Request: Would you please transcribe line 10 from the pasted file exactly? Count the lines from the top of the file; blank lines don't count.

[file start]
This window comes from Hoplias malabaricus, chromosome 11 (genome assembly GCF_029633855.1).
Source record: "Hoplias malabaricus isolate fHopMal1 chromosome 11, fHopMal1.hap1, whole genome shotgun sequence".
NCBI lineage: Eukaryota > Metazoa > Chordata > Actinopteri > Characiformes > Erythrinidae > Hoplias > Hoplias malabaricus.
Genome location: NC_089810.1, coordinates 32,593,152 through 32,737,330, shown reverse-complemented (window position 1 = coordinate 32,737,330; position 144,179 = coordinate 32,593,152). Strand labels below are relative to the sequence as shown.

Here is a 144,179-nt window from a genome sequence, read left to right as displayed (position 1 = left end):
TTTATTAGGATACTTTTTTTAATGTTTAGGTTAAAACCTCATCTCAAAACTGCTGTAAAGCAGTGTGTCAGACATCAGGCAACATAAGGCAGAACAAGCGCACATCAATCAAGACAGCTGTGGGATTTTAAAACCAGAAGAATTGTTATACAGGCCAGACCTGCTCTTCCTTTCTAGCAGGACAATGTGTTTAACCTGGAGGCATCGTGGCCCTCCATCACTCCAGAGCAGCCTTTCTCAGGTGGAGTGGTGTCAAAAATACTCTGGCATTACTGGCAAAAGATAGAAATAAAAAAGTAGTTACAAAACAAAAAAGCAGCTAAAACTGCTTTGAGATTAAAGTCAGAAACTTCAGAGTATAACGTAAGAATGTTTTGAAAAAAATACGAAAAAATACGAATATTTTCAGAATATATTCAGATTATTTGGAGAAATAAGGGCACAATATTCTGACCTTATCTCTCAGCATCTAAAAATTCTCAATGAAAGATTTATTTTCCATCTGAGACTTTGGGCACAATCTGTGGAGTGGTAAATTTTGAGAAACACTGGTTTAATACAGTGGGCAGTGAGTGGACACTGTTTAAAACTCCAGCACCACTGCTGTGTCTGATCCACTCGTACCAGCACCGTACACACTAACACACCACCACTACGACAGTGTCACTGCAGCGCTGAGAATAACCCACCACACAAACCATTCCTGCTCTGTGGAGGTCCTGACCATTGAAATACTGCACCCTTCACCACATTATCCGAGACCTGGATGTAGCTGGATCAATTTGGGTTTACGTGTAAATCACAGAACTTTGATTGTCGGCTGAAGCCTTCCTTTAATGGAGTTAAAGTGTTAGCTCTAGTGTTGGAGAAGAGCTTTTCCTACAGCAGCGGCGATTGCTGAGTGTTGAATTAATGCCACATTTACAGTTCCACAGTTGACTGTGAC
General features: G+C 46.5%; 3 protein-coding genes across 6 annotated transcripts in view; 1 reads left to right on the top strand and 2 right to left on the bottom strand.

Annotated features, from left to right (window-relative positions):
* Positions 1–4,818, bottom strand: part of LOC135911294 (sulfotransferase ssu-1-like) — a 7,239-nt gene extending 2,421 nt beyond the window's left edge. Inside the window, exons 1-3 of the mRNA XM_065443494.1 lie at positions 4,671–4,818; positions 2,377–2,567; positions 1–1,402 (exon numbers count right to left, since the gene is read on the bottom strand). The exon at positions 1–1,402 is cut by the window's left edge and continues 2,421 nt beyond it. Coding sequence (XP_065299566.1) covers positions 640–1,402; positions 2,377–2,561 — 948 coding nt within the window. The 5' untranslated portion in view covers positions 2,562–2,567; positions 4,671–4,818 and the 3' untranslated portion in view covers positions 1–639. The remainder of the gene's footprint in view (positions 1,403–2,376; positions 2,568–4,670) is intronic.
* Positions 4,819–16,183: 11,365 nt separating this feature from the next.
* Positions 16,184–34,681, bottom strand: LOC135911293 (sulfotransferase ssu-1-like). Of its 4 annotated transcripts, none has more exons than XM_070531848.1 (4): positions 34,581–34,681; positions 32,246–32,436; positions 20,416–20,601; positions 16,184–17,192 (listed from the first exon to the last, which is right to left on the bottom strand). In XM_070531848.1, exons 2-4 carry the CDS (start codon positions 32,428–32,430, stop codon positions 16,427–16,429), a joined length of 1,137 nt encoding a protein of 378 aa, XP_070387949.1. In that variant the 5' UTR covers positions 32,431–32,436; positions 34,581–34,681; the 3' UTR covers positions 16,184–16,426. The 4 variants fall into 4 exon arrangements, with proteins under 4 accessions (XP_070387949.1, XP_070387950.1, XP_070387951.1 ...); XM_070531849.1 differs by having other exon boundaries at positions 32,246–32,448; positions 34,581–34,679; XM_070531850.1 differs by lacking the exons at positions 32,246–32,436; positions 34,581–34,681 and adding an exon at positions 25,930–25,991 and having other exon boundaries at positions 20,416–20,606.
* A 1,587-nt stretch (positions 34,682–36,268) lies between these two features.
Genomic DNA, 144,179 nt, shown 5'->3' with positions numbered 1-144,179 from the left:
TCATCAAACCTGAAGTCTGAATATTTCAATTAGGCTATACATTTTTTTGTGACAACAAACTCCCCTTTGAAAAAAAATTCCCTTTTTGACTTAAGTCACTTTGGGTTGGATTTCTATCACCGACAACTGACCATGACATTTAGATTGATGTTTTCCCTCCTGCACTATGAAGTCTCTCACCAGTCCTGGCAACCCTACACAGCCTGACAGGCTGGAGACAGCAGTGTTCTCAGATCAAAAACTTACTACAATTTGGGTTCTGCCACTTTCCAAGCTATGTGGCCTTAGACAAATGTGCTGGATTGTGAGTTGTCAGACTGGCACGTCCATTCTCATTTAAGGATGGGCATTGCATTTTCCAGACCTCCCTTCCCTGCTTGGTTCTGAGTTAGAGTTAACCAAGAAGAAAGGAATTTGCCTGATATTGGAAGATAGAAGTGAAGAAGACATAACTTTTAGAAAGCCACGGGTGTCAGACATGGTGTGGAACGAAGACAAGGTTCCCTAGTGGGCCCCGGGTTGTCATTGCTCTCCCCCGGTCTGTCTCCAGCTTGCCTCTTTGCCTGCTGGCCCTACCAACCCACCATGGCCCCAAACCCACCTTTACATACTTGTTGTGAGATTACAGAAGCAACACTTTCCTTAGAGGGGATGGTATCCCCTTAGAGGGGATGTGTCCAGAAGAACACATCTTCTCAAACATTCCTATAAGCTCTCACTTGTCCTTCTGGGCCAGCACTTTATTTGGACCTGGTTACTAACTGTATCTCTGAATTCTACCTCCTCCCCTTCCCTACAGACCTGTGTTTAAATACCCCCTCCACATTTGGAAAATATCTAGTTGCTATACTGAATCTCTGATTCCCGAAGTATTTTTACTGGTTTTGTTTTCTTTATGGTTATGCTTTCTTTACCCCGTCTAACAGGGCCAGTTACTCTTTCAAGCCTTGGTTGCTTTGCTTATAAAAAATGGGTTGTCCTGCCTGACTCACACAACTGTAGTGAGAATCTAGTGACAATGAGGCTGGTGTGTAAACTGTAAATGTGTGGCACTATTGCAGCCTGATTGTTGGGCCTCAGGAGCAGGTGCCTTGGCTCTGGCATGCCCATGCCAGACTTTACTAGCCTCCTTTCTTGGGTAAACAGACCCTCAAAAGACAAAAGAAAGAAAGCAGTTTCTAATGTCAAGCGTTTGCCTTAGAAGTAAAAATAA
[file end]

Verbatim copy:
* Positions 4,819–16,183: 11,365 nt separating this feature from the next.